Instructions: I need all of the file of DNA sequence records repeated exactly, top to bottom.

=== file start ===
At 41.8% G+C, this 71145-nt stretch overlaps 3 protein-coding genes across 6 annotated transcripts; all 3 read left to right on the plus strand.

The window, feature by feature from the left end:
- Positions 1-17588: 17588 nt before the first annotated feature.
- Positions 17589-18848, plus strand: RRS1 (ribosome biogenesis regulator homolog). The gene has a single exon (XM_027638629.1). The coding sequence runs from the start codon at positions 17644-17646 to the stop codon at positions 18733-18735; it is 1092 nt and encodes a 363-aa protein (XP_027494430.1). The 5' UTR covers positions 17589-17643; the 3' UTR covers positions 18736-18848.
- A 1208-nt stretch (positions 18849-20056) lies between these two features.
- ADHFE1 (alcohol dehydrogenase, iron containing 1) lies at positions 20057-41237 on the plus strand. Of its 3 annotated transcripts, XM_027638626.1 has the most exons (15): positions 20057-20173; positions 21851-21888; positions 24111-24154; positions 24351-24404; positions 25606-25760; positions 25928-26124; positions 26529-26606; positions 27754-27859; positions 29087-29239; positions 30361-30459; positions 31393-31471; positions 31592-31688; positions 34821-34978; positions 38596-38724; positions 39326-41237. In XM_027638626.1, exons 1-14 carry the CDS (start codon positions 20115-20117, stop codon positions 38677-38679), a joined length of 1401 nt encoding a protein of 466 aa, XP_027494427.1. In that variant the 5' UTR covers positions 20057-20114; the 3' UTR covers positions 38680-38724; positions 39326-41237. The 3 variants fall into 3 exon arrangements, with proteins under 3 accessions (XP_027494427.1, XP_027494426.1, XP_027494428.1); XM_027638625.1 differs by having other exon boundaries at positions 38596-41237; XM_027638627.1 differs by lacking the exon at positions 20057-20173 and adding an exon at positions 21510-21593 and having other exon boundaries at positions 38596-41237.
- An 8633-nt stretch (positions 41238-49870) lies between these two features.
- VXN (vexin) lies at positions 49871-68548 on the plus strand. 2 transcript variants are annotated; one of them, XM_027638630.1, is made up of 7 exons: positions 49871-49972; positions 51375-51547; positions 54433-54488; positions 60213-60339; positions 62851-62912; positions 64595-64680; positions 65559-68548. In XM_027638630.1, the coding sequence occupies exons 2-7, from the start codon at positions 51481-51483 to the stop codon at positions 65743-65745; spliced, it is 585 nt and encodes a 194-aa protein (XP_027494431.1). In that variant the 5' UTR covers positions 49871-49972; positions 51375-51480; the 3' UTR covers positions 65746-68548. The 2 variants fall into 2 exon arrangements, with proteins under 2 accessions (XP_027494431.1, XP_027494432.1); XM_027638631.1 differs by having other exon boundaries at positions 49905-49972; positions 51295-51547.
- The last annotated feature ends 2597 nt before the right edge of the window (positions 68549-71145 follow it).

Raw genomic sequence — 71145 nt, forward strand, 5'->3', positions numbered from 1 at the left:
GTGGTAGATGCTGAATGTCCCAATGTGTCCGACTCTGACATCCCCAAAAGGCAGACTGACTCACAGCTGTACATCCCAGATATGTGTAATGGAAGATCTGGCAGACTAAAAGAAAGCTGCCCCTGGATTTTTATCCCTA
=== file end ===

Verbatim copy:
At 41.8% G+C, this 71145-nt stretch overlaps 3 protein-coding genes across 6 annotated transcripts; all 3 read left to right on the plus strand.

The window, feature by feature from the left end:
- Positions 1-17588: 17588 nt before the first annotated feature.
- Positions 17589-18848, plus strand: RRS1 (ribosome biogenesis regulator homolog). The gene has a single exon (XM_027638629.1). The coding sequence runs from the start codon at positions 17644-17646 to the stop codon at positions 18733-18735; it is 1092 nt and encodes a 363-aa protein (XP_027494430.1). The 5' UTR covers positions 17589-17643; the 3' UTR covers positions 18736-18848.
- A 1208-nt stretch (positions 18849-20056) lies between these two features.
- ADHFE1 (alcohol dehydrogenase, iron containing 1) lies at positions 20057-41237 on the plus strand. Of its 3 annotated transcripts, XM_027638626.1 has the most exons (15): positions 20057-20173; positions 21851-21888; positions 24111-24154; positions 24351-24404; positions 25606-25760; positions 25928-26124; positions 26529-26606; positions 27754-27859; positions 29087-29239; positions 30361-30459; positions 31393-31471; positions 31592-31688; positions 34821-34978; positions 38596-38724; positions 39326-41237. In XM_027638626.1, exons 1-14 carry the CDS (start codon positions 20115-20117, stop codon positions 38677-38679), a joined length of 1401 nt encoding a protein of 466 aa, XP_027494427.1. In that variant the 5' UTR covers positions 20057-20114; the 3' UTR covers positions 38680-38724; positions 39326-41237. The 3 variants fall into 3 exon arrangements, with proteins under 3 accessions (XP_027494427.1, XP_027494426.1, XP_027494428.1); XM_027638625.1 differs by having other exon boundaries at positions 38596-41237; XM_027638627.1 differs by lacking the exon at positions 20057-20173 and adding an exon at positions 21510-21593 and having other exon boundaries at positions 38596-41237.
- An 8633-nt stretch (positions 41238-49870) lies between these two features.
- VXN (vexin) lies at positions 49871-68548 on the plus strand. 2 transcript variants are annotated; one of them, XM_027638630.1, is made up of 7 exons: positions 49871-49972; positions 51375-51547; positions 54433-54488; positions 60213-60339; positions 62851-62912; positions 64595-64680; positions 65559-68548. In XM_027638630.1, the coding sequence occupies exons 2-7, from the start codon at positions 51481-51483 to the stop codon at positions 65743-65745; spliced, it is 585 nt and encodes a 194-aa protein (XP_027494431.1). In that variant the 5' UTR covers positions 49871-49972; positions 51375-51480; the 3' UTR covers positions 65746-68548. The 2 variants fall into 2 exon arrangements, with proteins under 2 accessions (XP_027494431.1, XP_027494432.1); XM_027638631.1 differs by having other exon boundaries at positions 49905-49972; positions 51295-51547.
- The last annotated feature ends 2597 nt before the right edge of the window (positions 68549-71145 follow it).

Raw genomic sequence — 71145 nt, forward strand, 5'->3', positions numbered from 1 at the left:
GTGGTAGATGCTGAATGTCCCAATGTGTCCGACTCTGACATCCCCAAAAGGCAGACTGACTCACAGCTGTACATCCCAGATATGTGTAATGGAAGATCTGGCAGACTAAAAGAAAGCTGCCCCTGGATTTTTATCCCTA